Global Business Guide Indonesia

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Property | Challenges in the Construction Sector

The construction sector in Indonesia grew at 7% in 2010 and up to 10% predicted for 2011 in real growth, fuelled by high demand for residential projects and infrastructure. Being largely labour intensive and heavily sensitive to changes in the prices of raw materials for construction and fuel has made the sector vulnerable to shocks and rising inflation. Improving levels of expertise among the private sector contractors has been a challenge in improving competition, as the state owned companies (SOEs) continue to be the main players. This makes finding a local partner to execute PPP (see Public Private Partnerships) projects as well as locating qualified human resources an obstacle for foreign companies operating in Indonesia.

The gap between the rates of nominal growth of the construction sector which stood at 32% for 2009 and real growth at 7% is a reflection of the high costs the sector must contend with. The fast rate of expansion has fuelled inflation which has also been impacted by the sharp rise in oil prices. This increased the price of construction materials such as asphalt, glass plates and cement by up to 20% at the end of 2010. Global price rises in steel and iron bars have also hit the sector as when coupled with Indonesia’s persistently high logistics costs, it cuts deeply into potential profits. The China ASEAN Free Trade Agreement enacted in January 2010 removed tariffs for many types of construction materials, however often the quality of products such a cement has often failed to meet national industry standards. Other factors influencing the high prices are that inter-island transportation can be more expensive than that of international. Therefore, until the infrastructure and logistical improvements start to make an impact, costs for constructions materials will continue to increase.

According to the Business Competition Supervisory Commission, KPPU, the construction sector is unhealthy; lacking competitiveness as well as expertise among the smaller contractors to compete with state owned companies. The largest companies in the sector are SOEs such as PT Adhi Karya Tbk (Persero) and PT Wijaya Karya Tbk (Persero) which are far more successful in being awarded state contracts than private competitors. Being state owned brings obvious advantages to the government as they have a stake in it and have the facilities to purchase the necessary technology but is unsustainable over the long term. Over 80% of Indonesia’s 58,000 registered contractors are small companies that cannot take on large scale projects, with only 1% of those being considered ‘large’ and 12% being ‘medium’. The Presidential Decree No 54/2010 on Governmental Goods/Services Procurement is being considered for revision so that it may give smaller companies a fairer chance in tender proceedings by partnering with state owned companies for knowledge transfer.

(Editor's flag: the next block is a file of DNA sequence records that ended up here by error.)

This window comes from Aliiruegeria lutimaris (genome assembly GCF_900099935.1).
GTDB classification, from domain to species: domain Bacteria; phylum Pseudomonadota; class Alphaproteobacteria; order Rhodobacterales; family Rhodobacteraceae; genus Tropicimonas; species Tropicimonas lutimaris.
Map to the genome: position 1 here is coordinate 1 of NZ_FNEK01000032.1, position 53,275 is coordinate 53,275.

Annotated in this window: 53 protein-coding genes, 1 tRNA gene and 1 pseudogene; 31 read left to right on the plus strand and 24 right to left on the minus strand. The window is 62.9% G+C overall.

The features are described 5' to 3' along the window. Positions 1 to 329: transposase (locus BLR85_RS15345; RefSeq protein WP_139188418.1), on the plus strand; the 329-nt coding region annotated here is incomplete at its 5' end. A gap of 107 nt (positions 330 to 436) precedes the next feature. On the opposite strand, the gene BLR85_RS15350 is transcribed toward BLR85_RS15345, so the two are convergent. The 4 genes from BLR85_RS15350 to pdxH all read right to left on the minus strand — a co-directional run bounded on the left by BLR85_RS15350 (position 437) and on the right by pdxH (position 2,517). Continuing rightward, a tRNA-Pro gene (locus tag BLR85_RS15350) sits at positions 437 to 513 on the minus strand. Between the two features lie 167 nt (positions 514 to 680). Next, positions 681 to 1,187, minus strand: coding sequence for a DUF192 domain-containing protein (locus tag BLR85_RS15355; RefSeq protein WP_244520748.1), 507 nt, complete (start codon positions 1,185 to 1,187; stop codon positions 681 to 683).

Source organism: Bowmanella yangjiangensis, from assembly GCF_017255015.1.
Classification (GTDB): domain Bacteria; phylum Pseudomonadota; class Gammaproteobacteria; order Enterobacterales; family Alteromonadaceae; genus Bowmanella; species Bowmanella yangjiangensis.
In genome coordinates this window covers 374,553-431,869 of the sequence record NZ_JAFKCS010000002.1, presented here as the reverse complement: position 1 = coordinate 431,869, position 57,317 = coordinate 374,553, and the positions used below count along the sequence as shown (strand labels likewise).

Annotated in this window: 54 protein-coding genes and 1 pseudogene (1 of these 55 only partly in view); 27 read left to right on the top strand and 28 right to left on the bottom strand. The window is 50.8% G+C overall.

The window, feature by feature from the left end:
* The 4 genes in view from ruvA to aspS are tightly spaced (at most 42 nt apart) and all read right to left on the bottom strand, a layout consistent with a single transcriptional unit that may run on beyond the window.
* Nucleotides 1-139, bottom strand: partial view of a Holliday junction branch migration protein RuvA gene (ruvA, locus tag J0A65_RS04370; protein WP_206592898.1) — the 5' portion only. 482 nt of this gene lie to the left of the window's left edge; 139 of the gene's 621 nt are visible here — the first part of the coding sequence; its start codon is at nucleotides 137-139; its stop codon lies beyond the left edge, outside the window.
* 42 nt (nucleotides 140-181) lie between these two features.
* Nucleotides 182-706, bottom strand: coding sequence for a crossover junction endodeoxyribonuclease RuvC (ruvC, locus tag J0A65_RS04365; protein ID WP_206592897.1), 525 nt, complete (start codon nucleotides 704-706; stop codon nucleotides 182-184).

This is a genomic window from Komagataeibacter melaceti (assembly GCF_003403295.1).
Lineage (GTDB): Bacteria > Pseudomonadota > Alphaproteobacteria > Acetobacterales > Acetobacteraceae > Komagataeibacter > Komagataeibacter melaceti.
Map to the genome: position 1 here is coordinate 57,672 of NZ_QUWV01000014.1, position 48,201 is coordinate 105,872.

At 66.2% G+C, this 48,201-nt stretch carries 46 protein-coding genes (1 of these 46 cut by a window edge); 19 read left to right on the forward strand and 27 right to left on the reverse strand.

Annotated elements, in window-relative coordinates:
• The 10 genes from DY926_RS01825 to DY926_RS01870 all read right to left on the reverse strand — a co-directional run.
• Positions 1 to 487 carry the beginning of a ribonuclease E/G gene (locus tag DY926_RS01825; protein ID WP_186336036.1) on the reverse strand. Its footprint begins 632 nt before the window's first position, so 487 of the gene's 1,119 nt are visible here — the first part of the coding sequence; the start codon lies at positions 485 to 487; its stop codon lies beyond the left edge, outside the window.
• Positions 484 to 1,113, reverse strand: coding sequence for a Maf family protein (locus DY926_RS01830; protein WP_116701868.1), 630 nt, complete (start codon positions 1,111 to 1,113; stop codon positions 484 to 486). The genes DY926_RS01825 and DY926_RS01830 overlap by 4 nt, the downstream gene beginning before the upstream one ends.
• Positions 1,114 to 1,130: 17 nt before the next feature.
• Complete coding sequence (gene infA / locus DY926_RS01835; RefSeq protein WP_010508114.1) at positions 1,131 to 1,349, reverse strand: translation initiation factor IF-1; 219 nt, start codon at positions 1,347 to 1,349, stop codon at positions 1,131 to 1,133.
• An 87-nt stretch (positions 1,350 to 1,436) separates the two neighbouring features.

Indonesian contractors face limitations in the expertise and technology required for infrastructure projects under the PPP scheme and are being outdone by foreign contractors. Of the construction projects offered by the state in 2010, Indonesian contractors only won 40% of them. Foreign companies are better positioned to secure tenders and have come to dominate the sector in the country by having 60% of the construction market, mainly from Japan. The 2010 government regulation guarantees local contractors a right in projects over 100 billion RP, meaning that foreign contractors are required to take on a local manpower and engineers. As the majority of contractors are small companies, they lack experience in managing and executing projects of such scope. Qualified human resources are in short supply with a small percentage of Indonesian engineers holding the mandatory ASEAN Chartered Professional Engineer certificate. Foreign companies seeking a local partner must consider factors outside of just skill and size; local contractors who have the political connections needed for state funded construction projects are the most advantageous category of partner to take advantage of the 140 trillion RP to be spent on infrastructure projects over the next 5 years.

The construction sector in Indonesia is predicted to grow at an average of 6.8% a year to 2014 according to Business Monitor International, driven by the boom in residential and commercial developments as well as state infrastructure projects. Construction material costs in some areas will be brought down by the expanding of domestic capacity in manufacturing materials such as cement and steel. Remaining reliant on imports will restrain real growth and therefore presents opportunities for manufacturers to fill the demand. In regards to expertise, foreign companies will continue to have advantages in terms of technology and knowhow and the pool of local companies which could form partnerships will remain limited.

Global Business Guide Indonesia - 2012

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Indonesia Property Snapshot – Construction

Contribution to GDP: 10% (2016)
Number of Contractors: 77,000 (2015)
Number Employed in the Sector: 7 million (2016)
Standardised Qualification: ASEAN Chartered Professional Engineer (ACPE) certificate and the National Construction Services Development Board (LPJKN) certification.
Relevant Law: Presidential Regulation No. 39 of 2014 on the Negative Investment List reserves low-technology and low-risk construction services for local SMEs and cooperatives. Foreign companies can establish representative offices in Indonesia and execute complex and high-technology projects in partnership with local companies, Minister of Public Works Regulation No. 10/PRT/M/2014 provides the guidelines.